An Americanized retelling of the classic Sherlock Holmes story, set in a future with advanced tech, disastrous civil war, and a diverse main cast, A Study in Honor creates a unique drama that twists the original overdone story into something new. With the leading characters transformed by sex and skin color, O’Dell puts a spin on your typical Sherlock and Watson partnership, and pulls you into a world of intrigue. [Read more…]
“In another life, I might have joined a radical church, a star cult. In this one, I attempted a PhD.”
To engage thoughtfully with the work and life of science fiction*-and-literary-and-postmodernist author J.G. Ballard is, perhaps, to risk transforming oneself into a J.G. Ballard protagonist who must struggle through a J.G. Ballard world without the benefit of J.G. Ballard constructing the plot of his or her trajectory. Such is the lesson of Applied Ballardism: Memoir from a Parallel Universe, Simon Sellars’ much-anticipated exploration of how a greatly admired author can colonize a person’s imagination to an extent that borders on the dangerous. [Read more…]
Today on Skiffy and Fanty, Rachel Caine, part of the Dead Air team, a podcast/serial story collaboration she is doing with Gwenda Bond and Carrie Ryan, tells us about finding the darknes in thrillers and what her new project has to offer.
Rejoice! It is a summer for dinosaurs! In July, Uncanny Magazine published Issue 23, a special shared-universe dinosaur issue! The stories revolve around abandoned islands, portals, dinosaurs, and the mysterious Owen Corporation. Yes, there’s a certain Jurassic Park-like flair to this prompt, and that’s totally fine by me. I especially enjoyed “Red Lizard Brigade” by Sam J. Miller, an enjoyable yet heart-breaking tale of betrayal, loyalty, love, and (of course) dinosaurs. And I’m absolutely enamored with K.M. Szpara’s “You Can Make a Dinosaur, but You Can’t Help Me,” a challenging but rewarding story about family and found family. And if that’s not enough dinosaurs for you, A. Merc Rustad is currently editing an anthology of original flash fiction stories about robot dinosaurs. I’d also be remiss not to mention that the folks behind Uncanny are currently Kickstarting Uncanny Magazine Year Five, so be sure to check that out as well.
A Demon in Silver by R. S Ford starts off the War of Archon series. The novel chronicles the return of magic to a medieval world where, a century ago, both the Gods and their magic disappeared, suddenly, without warning.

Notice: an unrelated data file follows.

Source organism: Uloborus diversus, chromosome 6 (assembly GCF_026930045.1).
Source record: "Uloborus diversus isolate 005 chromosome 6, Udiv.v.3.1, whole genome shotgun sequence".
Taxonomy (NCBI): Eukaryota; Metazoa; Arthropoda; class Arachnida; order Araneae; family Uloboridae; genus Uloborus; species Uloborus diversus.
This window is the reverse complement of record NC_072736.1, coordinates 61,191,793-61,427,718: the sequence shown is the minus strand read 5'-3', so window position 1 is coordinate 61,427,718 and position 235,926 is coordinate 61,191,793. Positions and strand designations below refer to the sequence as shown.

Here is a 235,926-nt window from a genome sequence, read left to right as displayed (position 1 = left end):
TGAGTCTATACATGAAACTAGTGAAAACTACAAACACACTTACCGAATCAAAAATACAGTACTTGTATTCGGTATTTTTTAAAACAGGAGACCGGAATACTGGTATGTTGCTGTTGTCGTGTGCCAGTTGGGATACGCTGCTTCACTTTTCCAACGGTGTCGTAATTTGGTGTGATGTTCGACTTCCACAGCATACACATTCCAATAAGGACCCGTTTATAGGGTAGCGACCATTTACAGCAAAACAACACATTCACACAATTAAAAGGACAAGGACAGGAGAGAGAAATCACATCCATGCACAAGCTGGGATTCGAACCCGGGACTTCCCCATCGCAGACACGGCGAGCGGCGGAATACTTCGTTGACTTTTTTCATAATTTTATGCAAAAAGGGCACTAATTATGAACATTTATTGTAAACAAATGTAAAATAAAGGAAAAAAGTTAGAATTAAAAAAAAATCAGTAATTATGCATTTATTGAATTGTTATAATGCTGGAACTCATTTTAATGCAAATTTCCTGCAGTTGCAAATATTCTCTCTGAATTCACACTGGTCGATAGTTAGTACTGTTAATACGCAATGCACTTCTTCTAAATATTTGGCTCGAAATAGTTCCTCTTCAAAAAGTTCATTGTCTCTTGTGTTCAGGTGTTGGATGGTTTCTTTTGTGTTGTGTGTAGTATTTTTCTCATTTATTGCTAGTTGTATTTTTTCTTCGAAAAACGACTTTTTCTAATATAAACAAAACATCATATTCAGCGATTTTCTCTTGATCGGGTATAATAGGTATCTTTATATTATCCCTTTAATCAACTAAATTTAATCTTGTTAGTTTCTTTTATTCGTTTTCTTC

After a long break, we’re back with not two but THREE WHOLE INTERVIEWS! Because you deserve it (and also we need to catch up).
In today’s episode of Signal Boost, Paul talks to Claire O’Dell (the pen name of Beth Bernobich) about the first book in her new science fiction mystery series inspired by Sherlock Homes, A Study in Honor. They discuss why Claire chose both the specific new voices for Watson and Sherlock, how the setting came about, the intersections of race, class, and power that she explores, and more!
Then Becca is joined by Daniel Hansen, author of The Trickster’s War Series, the short story collection, This Coyote’s Life as Told by an Old NDN, and so much more. They discuss the influence that the stories of his childhood have had on his work, why his work might be identified as magical realism, the differences between writing novels and short stories, and, as always, more!
Last, but certainly not least, Paul is joined by Ilana C. Myer about the sequel to Last Song Before Night, Fire Dance! They discuss how Fire Dance builds upon the first book but still remains accessible to new readers, the real world models that influenced the world-building, the consequences of bringing magic into a world that hadn’t had any, and the power of Ursula K. LeGuin.
We hope you enjoy the episode! [Read more…]
The Devil’s West trilogy comes to its concluding volume in Laura Anne Gilman’s Red Waters Rising, sequel to Silver on the Road and The Cold Eye. The novel finishes, at least in this trilogy the stories of Izzy and Gabriel, bringing their adventures to the furthermost southeastern portion of the Devil’s Territory, and a glimpse at the limits of the future of the entirety of the Territory, as well.
Toads, Sam Elliot’s missing mustache, and weaponized Spanish moss, oh my! In today’s hoptastic episode, Alex, Paul, David, and special guest Michael J. Martinez try to drain the swamp of the southern patriarchy as they discuss the 1972 “killer” amphibian classic, Frogs. From leapless pacing, stagnant antagonists, and horribbitless story (all the terror of fluffy bunnies… less, really, at least fluffy bunnies have teeth), this is one worth throwing back to the lilypads. Come for the man pelts, stay for the fantastic lesson on early killer wildlife horror films (David has a ton of suggestions for further/better viewing)!
We hope you enjoy the episode!
Welcome to the latest instalment of my comics review column here at Skiffy & Fanty! Every month, I use this space to shine a spotlight on SF&F comics (print comics, graphic novels, and webcomics) that I believe deserve more attention from SF&F readers.
This month, I’m going to explore a new graphic novel with an innovative format that uses its speculative lens to look at two characters in a secondary fantasy world who aren’t trying to save the universe or the kingdom – they’re just trying to make their relationship work: Hien Pham’s It Will Be Hard. (This review contains spoilers!) [Read more…]